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Alternative splicing of human NT5E in cirrhosis and hepatocellular carcinoma produces a negative regulator of ecto-5'-nucleotidase (CD73).

Snider NT, Altshuler PJ, Wan S, Welling TH, Cavalcoli J, Omary MB - Mol. Biol. Cell (2014)

Bottom Line: The two human isoforms exhibited functional differences, such that ectopic expression of canonical CD73 (CD73L) in human HepG2 cells was associated with decreased expression of the proliferation marker Ki67, whereas CD73S expression did not have an effect on Ki67 expression.Furthermore, CD73S complexed with CD73L and promoted proteasome-dependent CD73L degradation.The findings reveal species-specific CD73 regulation, with potential significance to cancer, fibrosis, and other diseases characterized by changes in CD73 expression and function.

View Article: PubMed Central - PubMed

Affiliation: Departments of Molecular and Integrative Physiology, University of Michigan, Ann Arbor, MI 48109.

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CD73S negatively regulates CD73L expression in a proteasome-dependent manner. (A) Measurement of 5′-nucleotidase activity in lysates from HEK293T cells transfected with equal amount of Flag-CD73L cDNA together with empty vector or Flag-CD73S. ****p < 0.0001, unpaired t test. (B) Measurement of CD73L (endogenous) and CD73S (transfected) mRNA in Huh-7 cells, showing that CD73S does not affect CD73L mRNA. (C) Determination of the effect of increasing levels of CD73S on CD73L dimer formation, which is detected under nonreducing conditions (–βME). (D) CD73 immunoblot of CD73-transfected HEK-293T lysates (±MG132). The same membrane under two exposure times from a triplicate experiment is shown. (E) Quantification of blot from D, showing that MG132 restores CD73L protein levels. ***p < 0.001, unpaired t test. (F) Reciprocal coimmunoprecipitation of CD73S/L-transfected HEK293T lysates, demonstrating that CD73S complexes with CD73L. Anti-V5 antibody was used as a negative control.
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Figure 6: CD73S negatively regulates CD73L expression in a proteasome-dependent manner. (A) Measurement of 5′-nucleotidase activity in lysates from HEK293T cells transfected with equal amount of Flag-CD73L cDNA together with empty vector or Flag-CD73S. ****p < 0.0001, unpaired t test. (B) Measurement of CD73L (endogenous) and CD73S (transfected) mRNA in Huh-7 cells, showing that CD73S does not affect CD73L mRNA. (C) Determination of the effect of increasing levels of CD73S on CD73L dimer formation, which is detected under nonreducing conditions (–βME). (D) CD73 immunoblot of CD73-transfected HEK-293T lysates (±MG132). The same membrane under two exposure times from a triplicate experiment is shown. (E) Quantification of blot from D, showing that MG132 restores CD73L protein levels. ***p < 0.001, unpaired t test. (F) Reciprocal coimmunoprecipitation of CD73S/L-transfected HEK293T lysates, demonstrating that CD73S complexes with CD73L. Anti-V5 antibody was used as a negative control.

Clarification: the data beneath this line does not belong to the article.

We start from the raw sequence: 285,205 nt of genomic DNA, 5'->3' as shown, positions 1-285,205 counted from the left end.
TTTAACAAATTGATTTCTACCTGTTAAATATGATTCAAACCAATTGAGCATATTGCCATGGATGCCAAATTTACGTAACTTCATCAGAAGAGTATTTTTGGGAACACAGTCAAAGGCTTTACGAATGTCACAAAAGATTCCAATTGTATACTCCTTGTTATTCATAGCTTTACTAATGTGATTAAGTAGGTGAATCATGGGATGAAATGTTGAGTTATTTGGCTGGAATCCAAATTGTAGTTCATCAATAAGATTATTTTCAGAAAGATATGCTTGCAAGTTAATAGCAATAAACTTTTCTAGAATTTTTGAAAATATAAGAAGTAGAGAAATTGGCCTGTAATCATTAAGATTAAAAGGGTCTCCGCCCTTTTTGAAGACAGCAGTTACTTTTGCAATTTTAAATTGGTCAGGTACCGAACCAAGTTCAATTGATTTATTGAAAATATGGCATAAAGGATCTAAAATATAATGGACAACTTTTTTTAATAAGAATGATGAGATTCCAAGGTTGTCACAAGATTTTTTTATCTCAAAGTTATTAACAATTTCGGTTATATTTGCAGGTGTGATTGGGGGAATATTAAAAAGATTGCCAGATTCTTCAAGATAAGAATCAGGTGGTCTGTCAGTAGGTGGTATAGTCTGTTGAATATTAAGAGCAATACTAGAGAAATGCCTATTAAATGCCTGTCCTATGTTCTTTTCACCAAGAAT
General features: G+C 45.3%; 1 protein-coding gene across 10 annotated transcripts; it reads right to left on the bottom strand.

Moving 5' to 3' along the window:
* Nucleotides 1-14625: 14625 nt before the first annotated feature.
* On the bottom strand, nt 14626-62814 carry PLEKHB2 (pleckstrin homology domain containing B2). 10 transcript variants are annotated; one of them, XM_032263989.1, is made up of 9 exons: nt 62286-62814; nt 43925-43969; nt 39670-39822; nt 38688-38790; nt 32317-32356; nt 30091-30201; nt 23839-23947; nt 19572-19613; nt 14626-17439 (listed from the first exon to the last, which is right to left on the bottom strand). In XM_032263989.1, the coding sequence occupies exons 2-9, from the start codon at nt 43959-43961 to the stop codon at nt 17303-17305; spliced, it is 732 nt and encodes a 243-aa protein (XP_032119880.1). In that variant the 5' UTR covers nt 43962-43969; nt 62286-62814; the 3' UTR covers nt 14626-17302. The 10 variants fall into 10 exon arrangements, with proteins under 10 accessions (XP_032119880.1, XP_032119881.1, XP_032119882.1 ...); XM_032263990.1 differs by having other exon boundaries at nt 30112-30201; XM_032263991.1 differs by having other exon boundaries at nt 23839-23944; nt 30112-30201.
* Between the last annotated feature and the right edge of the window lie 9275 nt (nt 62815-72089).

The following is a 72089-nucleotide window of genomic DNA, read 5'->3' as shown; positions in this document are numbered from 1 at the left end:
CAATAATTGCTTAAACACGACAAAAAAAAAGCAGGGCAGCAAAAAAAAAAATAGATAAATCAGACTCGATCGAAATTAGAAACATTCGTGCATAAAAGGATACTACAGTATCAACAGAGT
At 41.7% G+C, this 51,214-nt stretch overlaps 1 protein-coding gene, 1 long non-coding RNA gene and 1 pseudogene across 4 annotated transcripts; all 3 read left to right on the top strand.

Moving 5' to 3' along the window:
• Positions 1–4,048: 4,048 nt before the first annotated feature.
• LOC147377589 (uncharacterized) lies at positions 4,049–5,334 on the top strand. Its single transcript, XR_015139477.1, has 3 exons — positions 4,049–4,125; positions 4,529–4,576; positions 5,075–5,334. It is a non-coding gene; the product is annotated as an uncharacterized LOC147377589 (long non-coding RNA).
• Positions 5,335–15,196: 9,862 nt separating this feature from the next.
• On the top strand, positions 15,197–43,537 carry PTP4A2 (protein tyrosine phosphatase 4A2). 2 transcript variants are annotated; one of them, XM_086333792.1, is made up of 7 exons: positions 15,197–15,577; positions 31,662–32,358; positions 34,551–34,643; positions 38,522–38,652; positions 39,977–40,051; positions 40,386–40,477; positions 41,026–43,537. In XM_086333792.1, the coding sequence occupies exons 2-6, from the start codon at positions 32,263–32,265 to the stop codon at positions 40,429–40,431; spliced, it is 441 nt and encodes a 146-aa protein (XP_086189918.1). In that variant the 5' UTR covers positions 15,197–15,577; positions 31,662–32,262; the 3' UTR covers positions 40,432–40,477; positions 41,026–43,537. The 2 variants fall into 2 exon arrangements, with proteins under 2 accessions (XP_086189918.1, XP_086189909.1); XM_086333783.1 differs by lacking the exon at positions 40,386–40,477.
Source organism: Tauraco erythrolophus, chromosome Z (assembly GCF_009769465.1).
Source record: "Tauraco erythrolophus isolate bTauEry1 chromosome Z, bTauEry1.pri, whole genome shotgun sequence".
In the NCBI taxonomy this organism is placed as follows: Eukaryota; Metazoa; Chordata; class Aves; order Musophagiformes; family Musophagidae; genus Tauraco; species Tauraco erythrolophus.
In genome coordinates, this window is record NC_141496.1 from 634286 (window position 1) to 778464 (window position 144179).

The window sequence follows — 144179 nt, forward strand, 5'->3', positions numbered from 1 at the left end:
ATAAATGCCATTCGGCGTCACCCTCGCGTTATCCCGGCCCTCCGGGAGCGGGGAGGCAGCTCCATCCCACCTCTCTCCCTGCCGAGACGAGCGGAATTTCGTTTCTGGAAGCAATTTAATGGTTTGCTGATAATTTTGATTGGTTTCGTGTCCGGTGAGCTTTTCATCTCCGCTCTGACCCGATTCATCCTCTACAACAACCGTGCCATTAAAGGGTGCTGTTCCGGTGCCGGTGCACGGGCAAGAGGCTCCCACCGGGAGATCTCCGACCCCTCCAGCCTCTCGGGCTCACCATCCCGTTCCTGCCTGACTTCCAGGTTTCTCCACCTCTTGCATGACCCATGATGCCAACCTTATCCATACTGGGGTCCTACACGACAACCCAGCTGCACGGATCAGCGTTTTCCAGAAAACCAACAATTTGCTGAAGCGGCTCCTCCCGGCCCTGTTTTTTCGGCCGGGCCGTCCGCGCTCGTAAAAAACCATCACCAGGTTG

Mentions: To assess whether there is cross-regulation between the two human CD73 isoforms, we transfected equal amounts of DNA encoding CD73L in combination with either control vector or CD73S and found that the presence of CD73S caused >50% decrease in the 5′-nucleotidase activity of CD73L, which correlated with decreased CD73L protein expression (Figure 6A). This effect was specific to CD73S, since control overexpression of excess Flag-GAPDH did not result in the same decrease in CD73L protein levels (Supplemental Figure S2B), and the effect was observed regardless of the epitope tag, since GFP-CD73L was similarly down-regulated in the presence of CD73S (Supplemental Figure S2C). Furthermore, the inhibitory effect of CD73S was not limited to the ectonucleotidase CD73L, since CD73S also down-regulated the expression of the cytosolic 5′-nucleotidase IA in a co-over­expression system (Supplemental Figure S2D).